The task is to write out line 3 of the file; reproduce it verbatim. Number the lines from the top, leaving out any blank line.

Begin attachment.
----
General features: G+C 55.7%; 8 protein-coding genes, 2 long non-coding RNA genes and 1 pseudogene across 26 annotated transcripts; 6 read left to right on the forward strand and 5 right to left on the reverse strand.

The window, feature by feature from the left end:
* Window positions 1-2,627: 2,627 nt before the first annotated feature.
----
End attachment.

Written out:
* Window positions 1-2,627: 2,627 nt before the first annotated feature.